Director Don Mancini conceived the Chucky character and wrote all of the “Child’s Play” films, so his jump to the director’s chair is certainly well-earned, but the story is creatively hampered by production necessities. Nearly the entire movie was filmed in Romania, forcibly reducing the amount of Hollywood and Los Angeles locations, a key element for this type of comedy. Also eliminated, out of necessity, was an elaborate homage-filled doll stalking sequence that was going to occur on the Universal Studios backlot. As a result, “Seed of Chucky” is a bit of a schizophrenic enterprise-- it’s not scary enough to function as a straight-laced horror movie, but doesn’t fulfill enough of its comedic potential to function on that level either.

As a fifth installment of a running franchise, a fresh approach and attitude was required to breath some life into the formula and the comedic, self-reflexive approach isn’t utilized enough to do it. There are a few scattered laughs, but Chucky’s trademark nasty witticisms, delivered as a coup de grace to murder victims, are real groaners (sub- “Crypt Keeper” level puns) and are more mean-spirited than funny. The doll manipulation effects have evolved by leaps and bounds in the decades since the first film, but occasionally the lip movement synchronization isn’t quite as precise as it could be.

On film, close-ups of faces always display an increased level of clarity and detail and the imagery on the “Seed of Chucky” HD DVD benefits from a prevalence of close-ups of the doll characters’ smooth, plastic faces, which are presented with razor-sharp clarity. There’s also an appreciable level of detail in wider shots, a pleasing, stable image and vivid colors. Blacks are dense, though scenes with dim, more limited lighting are less impressive, but it appears to be a spot-on, accurate representation of the original photography. The audio track is also presented in a high definition Dolby TrueHD 5.1 track. It’s a welcome inclusion from Universal, whose HD DVD releases thus far have tended to use Dolby Digital Plus instead of one of the high definition audio formats. The TrueHD track presents the film’s involving sound mix with crispness, clarity and solid bass presence. The thunder effects, as in the opening storm sequence and others, have a nice weight and the music is well-presented, showcasing strong stereo separation.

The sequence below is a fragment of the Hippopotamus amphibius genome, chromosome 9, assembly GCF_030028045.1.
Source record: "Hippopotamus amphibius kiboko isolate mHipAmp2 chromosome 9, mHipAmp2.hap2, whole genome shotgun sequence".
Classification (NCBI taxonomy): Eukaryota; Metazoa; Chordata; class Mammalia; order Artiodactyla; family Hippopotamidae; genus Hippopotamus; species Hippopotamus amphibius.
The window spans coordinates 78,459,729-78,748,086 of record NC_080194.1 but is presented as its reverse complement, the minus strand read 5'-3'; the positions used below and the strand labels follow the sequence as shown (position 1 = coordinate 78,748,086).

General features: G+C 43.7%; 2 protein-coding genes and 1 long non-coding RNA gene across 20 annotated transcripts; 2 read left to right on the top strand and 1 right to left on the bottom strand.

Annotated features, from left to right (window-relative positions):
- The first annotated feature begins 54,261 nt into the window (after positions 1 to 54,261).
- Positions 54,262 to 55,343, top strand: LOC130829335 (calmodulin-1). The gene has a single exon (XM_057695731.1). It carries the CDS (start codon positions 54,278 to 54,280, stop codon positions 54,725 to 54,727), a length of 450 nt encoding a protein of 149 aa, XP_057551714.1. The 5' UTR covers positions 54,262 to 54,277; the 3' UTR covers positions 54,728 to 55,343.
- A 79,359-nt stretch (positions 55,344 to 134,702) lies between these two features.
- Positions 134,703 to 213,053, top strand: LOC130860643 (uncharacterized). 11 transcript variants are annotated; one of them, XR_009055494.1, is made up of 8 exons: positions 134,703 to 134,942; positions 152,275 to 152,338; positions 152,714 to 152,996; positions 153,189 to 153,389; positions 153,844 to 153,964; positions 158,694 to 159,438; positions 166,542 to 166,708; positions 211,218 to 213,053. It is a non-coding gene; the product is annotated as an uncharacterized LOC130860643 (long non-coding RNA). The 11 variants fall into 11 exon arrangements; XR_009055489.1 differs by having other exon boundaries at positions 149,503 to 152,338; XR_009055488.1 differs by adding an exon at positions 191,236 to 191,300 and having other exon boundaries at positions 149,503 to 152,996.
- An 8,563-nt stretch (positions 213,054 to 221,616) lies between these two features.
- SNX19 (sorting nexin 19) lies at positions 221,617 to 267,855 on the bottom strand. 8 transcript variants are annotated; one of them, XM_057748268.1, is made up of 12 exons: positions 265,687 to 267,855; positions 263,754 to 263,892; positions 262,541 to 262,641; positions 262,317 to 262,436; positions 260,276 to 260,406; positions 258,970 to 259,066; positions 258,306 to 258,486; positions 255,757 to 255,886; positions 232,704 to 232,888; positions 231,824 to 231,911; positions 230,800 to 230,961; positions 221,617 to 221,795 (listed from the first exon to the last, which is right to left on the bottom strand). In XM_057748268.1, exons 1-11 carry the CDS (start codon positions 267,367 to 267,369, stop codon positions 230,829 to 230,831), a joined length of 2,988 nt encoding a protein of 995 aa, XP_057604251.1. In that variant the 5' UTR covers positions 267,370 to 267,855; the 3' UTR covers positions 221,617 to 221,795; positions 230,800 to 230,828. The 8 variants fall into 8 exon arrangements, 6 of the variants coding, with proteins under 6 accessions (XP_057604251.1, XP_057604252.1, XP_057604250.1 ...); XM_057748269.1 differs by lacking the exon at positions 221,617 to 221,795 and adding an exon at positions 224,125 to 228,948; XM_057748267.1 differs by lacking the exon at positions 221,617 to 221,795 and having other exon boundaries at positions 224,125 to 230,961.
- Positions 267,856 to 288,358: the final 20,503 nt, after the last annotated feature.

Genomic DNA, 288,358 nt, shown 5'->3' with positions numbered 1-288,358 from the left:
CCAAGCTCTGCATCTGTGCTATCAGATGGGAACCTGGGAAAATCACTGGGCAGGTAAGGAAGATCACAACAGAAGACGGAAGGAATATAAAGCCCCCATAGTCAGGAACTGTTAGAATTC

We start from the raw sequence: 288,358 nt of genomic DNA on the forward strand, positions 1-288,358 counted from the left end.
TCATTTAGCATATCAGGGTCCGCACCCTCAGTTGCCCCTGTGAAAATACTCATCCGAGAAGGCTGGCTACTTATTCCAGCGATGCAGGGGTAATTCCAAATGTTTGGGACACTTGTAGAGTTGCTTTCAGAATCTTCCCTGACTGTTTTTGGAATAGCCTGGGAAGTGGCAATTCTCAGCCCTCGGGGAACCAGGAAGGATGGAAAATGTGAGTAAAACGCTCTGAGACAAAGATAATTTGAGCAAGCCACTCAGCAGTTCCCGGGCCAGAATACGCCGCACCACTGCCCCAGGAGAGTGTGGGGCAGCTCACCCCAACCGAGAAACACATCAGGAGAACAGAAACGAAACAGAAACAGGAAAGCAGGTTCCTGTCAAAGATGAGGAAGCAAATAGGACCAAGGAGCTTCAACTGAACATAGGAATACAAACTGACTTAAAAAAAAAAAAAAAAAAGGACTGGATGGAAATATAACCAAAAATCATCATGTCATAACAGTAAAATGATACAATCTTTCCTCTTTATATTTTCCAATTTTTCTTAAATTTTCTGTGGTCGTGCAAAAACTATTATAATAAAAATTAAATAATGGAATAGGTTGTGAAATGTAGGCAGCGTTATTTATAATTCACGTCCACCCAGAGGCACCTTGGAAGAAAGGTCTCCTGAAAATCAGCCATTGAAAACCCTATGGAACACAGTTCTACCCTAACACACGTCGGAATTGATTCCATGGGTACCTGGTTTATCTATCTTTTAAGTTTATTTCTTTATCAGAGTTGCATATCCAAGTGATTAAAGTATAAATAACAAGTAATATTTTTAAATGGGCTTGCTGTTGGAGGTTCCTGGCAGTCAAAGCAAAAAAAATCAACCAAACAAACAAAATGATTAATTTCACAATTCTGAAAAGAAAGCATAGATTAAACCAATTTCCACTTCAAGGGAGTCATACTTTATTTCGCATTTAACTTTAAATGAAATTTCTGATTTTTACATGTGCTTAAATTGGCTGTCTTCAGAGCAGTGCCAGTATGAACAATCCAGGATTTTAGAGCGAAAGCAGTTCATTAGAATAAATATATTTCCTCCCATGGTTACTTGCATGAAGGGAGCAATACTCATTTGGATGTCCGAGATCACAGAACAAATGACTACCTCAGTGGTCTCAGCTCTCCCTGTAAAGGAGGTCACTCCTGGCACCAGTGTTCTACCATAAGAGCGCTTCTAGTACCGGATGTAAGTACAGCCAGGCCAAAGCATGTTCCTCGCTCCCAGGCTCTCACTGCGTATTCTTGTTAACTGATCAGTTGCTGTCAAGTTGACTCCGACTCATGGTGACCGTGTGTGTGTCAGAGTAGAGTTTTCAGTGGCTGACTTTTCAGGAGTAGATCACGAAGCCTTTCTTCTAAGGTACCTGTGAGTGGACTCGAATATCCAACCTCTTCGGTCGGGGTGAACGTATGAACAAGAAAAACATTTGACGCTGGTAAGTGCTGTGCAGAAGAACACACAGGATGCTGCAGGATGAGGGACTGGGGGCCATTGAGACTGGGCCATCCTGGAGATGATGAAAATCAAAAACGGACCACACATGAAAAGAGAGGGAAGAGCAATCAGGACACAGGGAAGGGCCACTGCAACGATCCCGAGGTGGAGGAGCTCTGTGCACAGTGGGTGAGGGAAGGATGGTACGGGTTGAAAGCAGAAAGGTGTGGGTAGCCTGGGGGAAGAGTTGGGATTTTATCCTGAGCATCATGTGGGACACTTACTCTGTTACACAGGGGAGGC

Jennifer Tilly’s appearance on “The Tonight Show” is a funny video diary she sent in, relating her experiences on the “glamorous” locations in Romania. It’s a brief, cute little piece. The “Family Hell-iday Slide Show” is a series of carnage-filled holiday photos, featuring the family of homicidal dolls on vacation. The “Slashed scene” is set in the movie studio’s dressing room, featuring actress Debbie Carrington, as she gets dressed and ready to play Tiffany in the film-within-the-film. This scene was meant to setup the stalking sequence previously mentioned, but when that scene was dropped from the schedule, this scene became superfluous. The idea of Tiffany calling “murder rehab” was later lifted and put in another scene within the film. The featurettes are quite brief and are more comedic, than in-depth. There are two commentaries, both featuring writer/director Don Mancini. In one he shares the microphone with Jennifer Tilly whose self deprecating sense of humor sets a bemused tone and makes her repartee with Don Mancini into a frank and entertaining track. Mancini’s commentary with puppet master Tony Gardner is more technical, as they discuss both Mancini’s original conceptions and how Gardner and his team executed them on set. It’s quite clear that Mancini gets along well with Gardner, which makes for a lively, interesting dialogue between the two. The text commentary features short pieces of factual trivia that pop-up throughout the film, which is best viewed while listening to one of the audio commentaries. While Universal’s decision to release this film on HD DVD ahead of the more financially successful “Bride of Chucky,” is a bit baffling, the resultant disc is easy to recommend for fans of the film.